Lapstrake is a method of attaching
planks to a boat where the plank edges overlap each other.
Overlapping planks are then fastened to each other and then to the
This age old method of
planking, sometimes referred to as
clinker planking, has been in use for hundreds of years.
Much of the longitudinal
strength of the hull is provided
by the double thickness of the planking where it overlaps.
It is this partial overlapping
of successive planks along
the length of the boat which gives it its characteristic shape.
These boats are lightweight,
very strong, stable and
allows for the
use of thinner planking than would normally be used on a carvel planked
The lower cost of materials makes
an ideal building method that the average handyman could afford.
Plywood, because of its
multidirectional strength makes
it an excellent material for this construction method.
The usual method of fastening
the planks on small boats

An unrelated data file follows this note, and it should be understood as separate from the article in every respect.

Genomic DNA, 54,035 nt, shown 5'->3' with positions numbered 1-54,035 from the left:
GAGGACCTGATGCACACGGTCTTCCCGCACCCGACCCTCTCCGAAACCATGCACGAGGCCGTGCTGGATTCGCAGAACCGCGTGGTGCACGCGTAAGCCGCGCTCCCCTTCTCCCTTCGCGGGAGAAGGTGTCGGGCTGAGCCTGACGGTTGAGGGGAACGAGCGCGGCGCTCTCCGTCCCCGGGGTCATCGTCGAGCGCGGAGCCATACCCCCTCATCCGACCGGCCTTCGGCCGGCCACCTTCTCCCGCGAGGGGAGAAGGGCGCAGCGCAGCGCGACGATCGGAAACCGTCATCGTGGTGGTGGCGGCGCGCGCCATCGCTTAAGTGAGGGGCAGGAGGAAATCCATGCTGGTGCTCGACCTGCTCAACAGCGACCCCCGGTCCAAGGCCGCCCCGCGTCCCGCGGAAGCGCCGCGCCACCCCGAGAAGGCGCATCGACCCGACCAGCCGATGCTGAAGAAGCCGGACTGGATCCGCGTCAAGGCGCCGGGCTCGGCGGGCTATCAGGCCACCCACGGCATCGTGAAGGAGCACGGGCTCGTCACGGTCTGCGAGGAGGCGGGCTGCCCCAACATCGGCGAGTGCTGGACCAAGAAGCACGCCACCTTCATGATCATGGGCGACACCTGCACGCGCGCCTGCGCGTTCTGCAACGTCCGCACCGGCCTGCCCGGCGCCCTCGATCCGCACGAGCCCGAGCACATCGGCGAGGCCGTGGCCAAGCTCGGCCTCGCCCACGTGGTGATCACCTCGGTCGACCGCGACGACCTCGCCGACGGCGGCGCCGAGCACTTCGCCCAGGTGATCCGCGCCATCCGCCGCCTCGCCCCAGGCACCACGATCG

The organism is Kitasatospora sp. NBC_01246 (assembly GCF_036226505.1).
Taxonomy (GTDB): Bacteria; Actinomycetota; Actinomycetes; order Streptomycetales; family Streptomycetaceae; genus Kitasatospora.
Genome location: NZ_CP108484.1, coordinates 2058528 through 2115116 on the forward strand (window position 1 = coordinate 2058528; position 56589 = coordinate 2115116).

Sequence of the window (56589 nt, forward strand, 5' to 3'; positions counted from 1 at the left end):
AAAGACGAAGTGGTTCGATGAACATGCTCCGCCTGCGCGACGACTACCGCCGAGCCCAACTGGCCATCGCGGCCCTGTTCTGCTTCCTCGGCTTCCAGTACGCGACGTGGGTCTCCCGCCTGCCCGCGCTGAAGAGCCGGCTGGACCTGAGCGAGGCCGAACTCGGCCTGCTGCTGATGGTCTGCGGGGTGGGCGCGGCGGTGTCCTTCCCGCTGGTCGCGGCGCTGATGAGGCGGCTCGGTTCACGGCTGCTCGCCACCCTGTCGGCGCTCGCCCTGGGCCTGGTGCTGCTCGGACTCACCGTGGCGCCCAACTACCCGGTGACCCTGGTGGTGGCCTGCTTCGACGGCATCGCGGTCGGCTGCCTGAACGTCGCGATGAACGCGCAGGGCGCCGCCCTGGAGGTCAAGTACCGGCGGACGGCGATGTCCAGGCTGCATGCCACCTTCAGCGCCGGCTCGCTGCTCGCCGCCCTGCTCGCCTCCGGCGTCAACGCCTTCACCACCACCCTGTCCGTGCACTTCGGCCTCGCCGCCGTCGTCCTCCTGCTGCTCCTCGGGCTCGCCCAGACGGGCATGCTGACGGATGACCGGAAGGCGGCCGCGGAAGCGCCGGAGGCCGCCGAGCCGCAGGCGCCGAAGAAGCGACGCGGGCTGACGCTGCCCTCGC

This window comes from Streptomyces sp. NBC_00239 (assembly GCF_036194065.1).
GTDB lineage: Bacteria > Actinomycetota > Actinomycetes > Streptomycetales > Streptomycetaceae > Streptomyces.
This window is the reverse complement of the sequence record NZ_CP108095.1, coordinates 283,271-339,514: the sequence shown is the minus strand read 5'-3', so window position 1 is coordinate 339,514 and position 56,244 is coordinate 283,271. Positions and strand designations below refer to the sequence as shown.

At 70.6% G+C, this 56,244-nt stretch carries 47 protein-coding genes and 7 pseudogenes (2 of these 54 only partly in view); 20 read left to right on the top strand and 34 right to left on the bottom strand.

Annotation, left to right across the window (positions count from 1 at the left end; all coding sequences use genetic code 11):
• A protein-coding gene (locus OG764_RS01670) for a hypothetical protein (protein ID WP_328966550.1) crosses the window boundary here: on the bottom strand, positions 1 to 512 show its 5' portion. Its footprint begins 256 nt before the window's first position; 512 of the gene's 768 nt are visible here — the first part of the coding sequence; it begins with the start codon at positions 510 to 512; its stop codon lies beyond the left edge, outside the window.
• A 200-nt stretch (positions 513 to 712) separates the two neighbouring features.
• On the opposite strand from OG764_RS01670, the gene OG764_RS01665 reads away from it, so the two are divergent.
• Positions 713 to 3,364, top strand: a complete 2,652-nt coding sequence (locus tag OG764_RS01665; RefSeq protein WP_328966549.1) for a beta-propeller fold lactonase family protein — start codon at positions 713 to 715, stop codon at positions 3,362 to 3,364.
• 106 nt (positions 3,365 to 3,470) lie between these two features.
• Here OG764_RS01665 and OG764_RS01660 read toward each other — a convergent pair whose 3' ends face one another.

is with clinch (clout) nails, where the nail is driven through and "clinched"
rivets and roves are also a common fastening method though
not quite as
easy to fasten as clinching.
On a light construction the
extra hammering needed to
form the rivet over the rove is best avoided.
possible to use wood screws, however these should not
be used when fastening to steam bent frames.
of the problems inherent
to the maintenance of
lapstrake is caused by ridges and gaps which collect moisture and
With stitch and glue lapstrake
most of these gaps will be
filled with thickened epoxy.
This makes for not
only a stronger boat but a relatively maintenance free one as well.
The lightness of construction
combined with strength
makes for superb boats for cruising and general knocking about.
This makes it a good style for
small boats and canoes,
not just for their maneuverability but also because they are easy to
Lapstrake / Clinker Books